Figured I'd post an article discussing a recent study that tested a new chronic sinusitis treatment, since so much of this site is devoted to sinusitis - both the latest research and treatments. Eh... I wasn't impressed with the study.
Once again research was aimed at treating symptoms, rather than the actual microbial imbalance (dysbiosis) in the sinuses. No wonder it didn't work so well. The researchers added the corticosteroid drug budesonide to daily nasal saline irrigation in one group vs the other group just did daily nasal saline irrigation - both for 30 days. There were no statistically significant differences - both groups basically improved the same.
The researchers felt that the budesonide group "trended" toward more of an improvement, but statistically there wasn't a difference. The study was nicely done: it was double-blind (no one knew who got what), it had a placebo group (the saline irrigation only group), and people were randomly put into one or the other group. The budesonide (a corticosteroid) was meant as an alternative to, and to see if it was better than using a corticosteroid nasal spray - which many people with chronic sinusitis try for a while.
For those interested, here is the Sino-Nasal Outcome Test (SNOT-22) that people took before and after the 30 days of nasal irrigation, and which is used in many sinusitis studies. Note that some of the questions, in my mind, are bizarre as a measure of sinusitis symptoms and totally not appropriate, especially these 3 questions: Sad? Embarrassed? Frustrated/restless/irritable? And some of the questions are too vague. They list "post nasal drip" which is vague.
Where is a question about "phlegm dripping down the throat", and even perhaps "gagging on phlegm" or "constantly clearing throat"? Where is "waking up with a daily sore throat"? How about "constant headaches", or "constantly feeling sick", or "need to sleep semi-sitting up"? These are descriptions people give me again and again. So eh... the test could use improvement.
Bottom line: People with chronic sinusitis have for years been doing nasal saline irrigation to help treat sinusitis symptoms. It helps the symptoms a little, but typically doesn't cure. From Medscape:
In patients with chronic rhinosinusitis (CRS), addition of budesonide to daily large-volume, low-pressure saline sinus irrigation might lead to improved outcome, but the findings are not clear-cut.
"In this study, we found that patients in both the nasal-saline-alone and nasal-saline-with-budesonide groups improved, but patients in the budesonide group experienced a greater improvement," Dr. Jay F. Piccirillo of Washington University School of Medicine in St. Louis, Missouri, told Reuters Health by email.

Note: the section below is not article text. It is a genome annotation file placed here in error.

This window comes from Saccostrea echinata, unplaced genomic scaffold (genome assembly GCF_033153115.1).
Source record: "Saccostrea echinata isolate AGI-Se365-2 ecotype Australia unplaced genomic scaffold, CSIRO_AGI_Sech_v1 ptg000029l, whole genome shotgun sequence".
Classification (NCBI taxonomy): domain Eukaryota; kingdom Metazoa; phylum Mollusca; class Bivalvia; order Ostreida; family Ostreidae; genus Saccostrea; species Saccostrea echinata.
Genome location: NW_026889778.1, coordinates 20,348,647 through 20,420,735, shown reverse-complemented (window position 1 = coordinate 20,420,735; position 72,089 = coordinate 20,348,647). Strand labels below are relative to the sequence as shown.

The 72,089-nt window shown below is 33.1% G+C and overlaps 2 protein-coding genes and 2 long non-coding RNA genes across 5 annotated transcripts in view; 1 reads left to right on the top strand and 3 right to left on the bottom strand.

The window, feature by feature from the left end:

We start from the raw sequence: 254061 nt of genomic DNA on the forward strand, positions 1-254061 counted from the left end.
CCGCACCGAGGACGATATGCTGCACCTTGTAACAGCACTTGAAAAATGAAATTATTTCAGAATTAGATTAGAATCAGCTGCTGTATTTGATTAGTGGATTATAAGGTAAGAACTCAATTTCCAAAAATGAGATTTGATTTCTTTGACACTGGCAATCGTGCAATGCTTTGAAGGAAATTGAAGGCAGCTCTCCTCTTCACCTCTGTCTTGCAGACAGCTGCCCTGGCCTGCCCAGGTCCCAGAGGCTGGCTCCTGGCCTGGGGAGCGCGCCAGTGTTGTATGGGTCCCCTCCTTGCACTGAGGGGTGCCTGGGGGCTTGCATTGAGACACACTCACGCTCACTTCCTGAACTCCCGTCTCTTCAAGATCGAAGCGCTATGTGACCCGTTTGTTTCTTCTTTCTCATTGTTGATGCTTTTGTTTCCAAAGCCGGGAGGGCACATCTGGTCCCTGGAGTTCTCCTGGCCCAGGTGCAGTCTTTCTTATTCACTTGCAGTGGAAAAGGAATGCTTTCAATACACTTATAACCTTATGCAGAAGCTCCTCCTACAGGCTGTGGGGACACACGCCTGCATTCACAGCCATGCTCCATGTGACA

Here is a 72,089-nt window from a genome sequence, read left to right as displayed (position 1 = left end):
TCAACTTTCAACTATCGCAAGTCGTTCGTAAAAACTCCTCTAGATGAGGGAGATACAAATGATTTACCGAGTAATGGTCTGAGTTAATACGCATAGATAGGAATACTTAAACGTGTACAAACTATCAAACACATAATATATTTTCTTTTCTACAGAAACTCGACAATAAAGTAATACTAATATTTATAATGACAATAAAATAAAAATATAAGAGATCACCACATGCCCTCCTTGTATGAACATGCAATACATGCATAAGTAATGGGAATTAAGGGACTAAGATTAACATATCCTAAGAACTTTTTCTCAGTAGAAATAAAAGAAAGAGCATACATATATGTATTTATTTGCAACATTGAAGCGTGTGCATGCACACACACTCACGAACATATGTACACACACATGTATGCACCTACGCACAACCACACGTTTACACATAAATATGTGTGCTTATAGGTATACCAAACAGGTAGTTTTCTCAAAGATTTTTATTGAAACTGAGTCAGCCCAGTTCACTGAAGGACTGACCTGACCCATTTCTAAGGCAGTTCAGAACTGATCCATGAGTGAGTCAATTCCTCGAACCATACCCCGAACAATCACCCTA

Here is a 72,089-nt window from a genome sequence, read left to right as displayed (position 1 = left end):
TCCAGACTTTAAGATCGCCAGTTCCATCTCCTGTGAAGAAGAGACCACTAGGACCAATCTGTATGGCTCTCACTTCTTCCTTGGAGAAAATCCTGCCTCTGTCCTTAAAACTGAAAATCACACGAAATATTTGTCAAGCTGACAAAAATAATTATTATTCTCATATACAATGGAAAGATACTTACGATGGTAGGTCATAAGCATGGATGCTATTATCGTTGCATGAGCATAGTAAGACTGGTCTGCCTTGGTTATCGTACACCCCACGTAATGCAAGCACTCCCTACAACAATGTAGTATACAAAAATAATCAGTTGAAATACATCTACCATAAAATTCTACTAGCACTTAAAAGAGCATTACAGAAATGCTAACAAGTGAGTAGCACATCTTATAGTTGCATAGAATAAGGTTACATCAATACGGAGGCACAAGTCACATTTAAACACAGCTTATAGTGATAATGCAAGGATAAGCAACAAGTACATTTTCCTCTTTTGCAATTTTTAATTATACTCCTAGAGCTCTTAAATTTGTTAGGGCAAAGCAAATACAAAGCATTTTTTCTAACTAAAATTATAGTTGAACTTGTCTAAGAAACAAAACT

In a paper online June 7 in JAMA Otolaryngology-Head & Neck Surgery, Dr. Piccirillo and colleagues report on a study in which they randomly assigned 74 patients to receive a sinus-rinse kit including saline and identical-appearing capsules that contained either budesonide or lactose placebo. The patients were told to dissolve two capsules of the study drug into the sinus-rinse bottle along with the saline, and to irrigate the left and right nasal cavity with one-half of the contents of the nasal rinse once daily for 30 days.
Outcome was measured via patients' response to the Sino-Nasal Outcome Test (SNOT-22). This validated questionnaire captures the physical, functional and emotional consequences of rhinosinusitis. Scoring ranges from 0 to 5 for each of 22 questions covering items such as sneezing, nasal obstruction and fatigue.
There were no adverse events in either group and the average change in SNOT-22 scores was 20.7 points for those in the budesonide group and 13.6 points for controls (mean difference, 7 points; 95% confidence interval, -2 to 16). When excluding one non-compliant patient in the budesonide group, the mean difference in the change in SNOT-22 scores rose to 8.5 (95% CI, -0.6 to 18.0).
A total of 23 participants (79%) in the budesonide group experienced a clinically meaningful reduction in their SNOT-22 scores compared with 19 (59%) in the control group - also not a significant difference. The mean reduction in endoscopic scoring was also in favor of the budesonide group (3.4 points) compared to controls (2.7 points), though again the difference fell short of significance.